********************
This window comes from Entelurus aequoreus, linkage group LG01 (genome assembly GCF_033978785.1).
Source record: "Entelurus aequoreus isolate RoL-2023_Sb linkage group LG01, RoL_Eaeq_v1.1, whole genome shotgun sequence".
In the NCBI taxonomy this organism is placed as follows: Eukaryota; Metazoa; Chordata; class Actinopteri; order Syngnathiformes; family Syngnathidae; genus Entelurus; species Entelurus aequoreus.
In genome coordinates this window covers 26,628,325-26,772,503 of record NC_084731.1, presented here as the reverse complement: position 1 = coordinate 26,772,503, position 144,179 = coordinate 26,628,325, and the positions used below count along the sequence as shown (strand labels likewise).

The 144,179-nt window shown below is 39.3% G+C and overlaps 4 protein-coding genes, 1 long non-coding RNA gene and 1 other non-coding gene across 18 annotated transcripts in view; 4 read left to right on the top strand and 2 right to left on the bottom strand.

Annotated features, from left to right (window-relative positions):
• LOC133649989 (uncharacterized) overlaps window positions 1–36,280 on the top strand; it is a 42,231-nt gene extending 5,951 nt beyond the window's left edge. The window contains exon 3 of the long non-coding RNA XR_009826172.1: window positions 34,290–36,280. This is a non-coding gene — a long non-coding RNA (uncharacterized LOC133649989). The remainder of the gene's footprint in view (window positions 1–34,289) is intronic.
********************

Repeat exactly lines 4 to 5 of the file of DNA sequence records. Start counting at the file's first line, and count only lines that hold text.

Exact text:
In genome coordinates this window covers 26,628,325-26,772,503 of record NC_084731.1, presented here as the reverse complement: position 1 = coordinate 26,772,503, position 144,179 = coordinate 26,628,325, and the positions used below count along the sequence as shown (strand labels likewise).

The 144,179-nt window shown below is 39.3% G+C and overlaps 4 protein-coding genes, 1 long non-coding RNA gene and 1 other non-coding gene across 18 annotated transcripts in view; 4 read left to right on the top strand and 2 right to left on the bottom strand.